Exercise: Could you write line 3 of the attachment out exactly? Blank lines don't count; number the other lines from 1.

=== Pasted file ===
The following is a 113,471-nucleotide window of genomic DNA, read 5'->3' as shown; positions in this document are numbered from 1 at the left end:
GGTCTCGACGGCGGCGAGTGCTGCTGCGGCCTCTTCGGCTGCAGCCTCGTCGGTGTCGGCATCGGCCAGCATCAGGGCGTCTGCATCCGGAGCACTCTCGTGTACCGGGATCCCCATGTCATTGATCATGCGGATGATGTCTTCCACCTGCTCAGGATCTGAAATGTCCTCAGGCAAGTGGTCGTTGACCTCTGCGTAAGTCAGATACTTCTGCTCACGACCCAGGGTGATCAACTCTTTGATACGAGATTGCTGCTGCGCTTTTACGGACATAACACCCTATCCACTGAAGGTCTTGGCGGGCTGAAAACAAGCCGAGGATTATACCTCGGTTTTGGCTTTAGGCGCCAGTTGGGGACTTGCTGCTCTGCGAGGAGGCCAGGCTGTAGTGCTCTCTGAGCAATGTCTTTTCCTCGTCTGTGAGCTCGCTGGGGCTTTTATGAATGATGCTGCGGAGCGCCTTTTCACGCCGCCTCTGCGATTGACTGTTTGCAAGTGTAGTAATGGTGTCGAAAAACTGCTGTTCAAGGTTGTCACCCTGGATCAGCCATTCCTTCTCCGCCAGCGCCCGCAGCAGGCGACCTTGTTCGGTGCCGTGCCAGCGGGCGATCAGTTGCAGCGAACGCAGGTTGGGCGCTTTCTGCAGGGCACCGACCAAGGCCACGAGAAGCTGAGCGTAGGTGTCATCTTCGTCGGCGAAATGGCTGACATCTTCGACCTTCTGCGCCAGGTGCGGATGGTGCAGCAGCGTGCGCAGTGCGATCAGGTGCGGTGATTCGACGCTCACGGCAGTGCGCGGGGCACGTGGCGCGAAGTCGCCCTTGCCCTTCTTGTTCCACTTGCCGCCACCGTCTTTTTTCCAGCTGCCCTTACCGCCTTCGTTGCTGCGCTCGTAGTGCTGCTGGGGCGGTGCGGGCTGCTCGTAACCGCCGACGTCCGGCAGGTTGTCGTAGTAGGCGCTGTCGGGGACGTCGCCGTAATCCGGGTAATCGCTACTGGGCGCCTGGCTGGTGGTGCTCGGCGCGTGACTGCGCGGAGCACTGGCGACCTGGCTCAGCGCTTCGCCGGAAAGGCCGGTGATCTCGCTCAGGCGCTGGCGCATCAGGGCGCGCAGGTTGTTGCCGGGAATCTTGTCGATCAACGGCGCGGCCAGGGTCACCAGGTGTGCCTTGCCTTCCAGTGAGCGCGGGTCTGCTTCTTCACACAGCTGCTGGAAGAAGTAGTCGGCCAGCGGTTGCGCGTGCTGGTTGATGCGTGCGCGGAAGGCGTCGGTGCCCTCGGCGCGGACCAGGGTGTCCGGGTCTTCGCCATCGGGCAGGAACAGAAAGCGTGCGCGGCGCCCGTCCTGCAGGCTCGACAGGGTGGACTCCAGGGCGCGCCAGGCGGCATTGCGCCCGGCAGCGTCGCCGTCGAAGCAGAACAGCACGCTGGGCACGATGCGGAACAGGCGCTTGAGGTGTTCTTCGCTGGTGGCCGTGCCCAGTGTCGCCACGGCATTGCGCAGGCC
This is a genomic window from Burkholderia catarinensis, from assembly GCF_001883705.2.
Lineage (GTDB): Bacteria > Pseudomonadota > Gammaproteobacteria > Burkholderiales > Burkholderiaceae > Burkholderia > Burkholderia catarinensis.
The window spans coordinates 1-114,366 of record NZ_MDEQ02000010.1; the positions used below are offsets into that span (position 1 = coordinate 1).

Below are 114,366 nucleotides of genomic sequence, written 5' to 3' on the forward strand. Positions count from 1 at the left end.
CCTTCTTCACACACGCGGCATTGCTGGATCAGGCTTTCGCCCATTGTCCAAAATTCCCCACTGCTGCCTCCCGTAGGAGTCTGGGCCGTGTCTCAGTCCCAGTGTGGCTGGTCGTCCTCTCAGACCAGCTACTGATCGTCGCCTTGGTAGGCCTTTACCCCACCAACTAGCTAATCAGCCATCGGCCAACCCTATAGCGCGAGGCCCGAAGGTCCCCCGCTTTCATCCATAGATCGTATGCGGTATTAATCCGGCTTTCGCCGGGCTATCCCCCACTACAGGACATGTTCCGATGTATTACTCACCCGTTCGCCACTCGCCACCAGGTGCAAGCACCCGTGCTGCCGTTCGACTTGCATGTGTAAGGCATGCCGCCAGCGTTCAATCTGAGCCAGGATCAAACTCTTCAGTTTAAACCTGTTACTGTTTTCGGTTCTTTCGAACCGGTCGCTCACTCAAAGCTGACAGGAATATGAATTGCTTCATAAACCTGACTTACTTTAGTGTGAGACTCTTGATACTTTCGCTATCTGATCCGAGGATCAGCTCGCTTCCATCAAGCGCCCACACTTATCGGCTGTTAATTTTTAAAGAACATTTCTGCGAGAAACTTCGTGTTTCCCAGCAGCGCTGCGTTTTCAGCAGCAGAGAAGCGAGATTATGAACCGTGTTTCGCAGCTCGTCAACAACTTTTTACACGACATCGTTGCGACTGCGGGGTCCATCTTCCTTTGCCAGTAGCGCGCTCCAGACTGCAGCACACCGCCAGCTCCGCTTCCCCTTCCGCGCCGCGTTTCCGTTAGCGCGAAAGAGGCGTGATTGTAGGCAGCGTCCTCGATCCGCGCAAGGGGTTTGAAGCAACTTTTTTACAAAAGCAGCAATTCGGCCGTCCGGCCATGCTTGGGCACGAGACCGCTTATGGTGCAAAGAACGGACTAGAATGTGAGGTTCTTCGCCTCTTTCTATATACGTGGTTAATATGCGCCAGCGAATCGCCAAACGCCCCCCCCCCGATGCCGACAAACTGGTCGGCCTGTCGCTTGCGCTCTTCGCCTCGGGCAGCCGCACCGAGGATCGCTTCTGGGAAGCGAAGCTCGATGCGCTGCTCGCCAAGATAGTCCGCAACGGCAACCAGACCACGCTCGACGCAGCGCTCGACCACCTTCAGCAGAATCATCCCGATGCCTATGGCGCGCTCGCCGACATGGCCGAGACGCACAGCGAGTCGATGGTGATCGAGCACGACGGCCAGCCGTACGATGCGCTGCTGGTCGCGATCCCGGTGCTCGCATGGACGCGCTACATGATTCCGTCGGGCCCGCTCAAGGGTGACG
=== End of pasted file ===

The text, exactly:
This is a genomic window from Burkholderia catarinensis, from assembly GCF_001883705.2.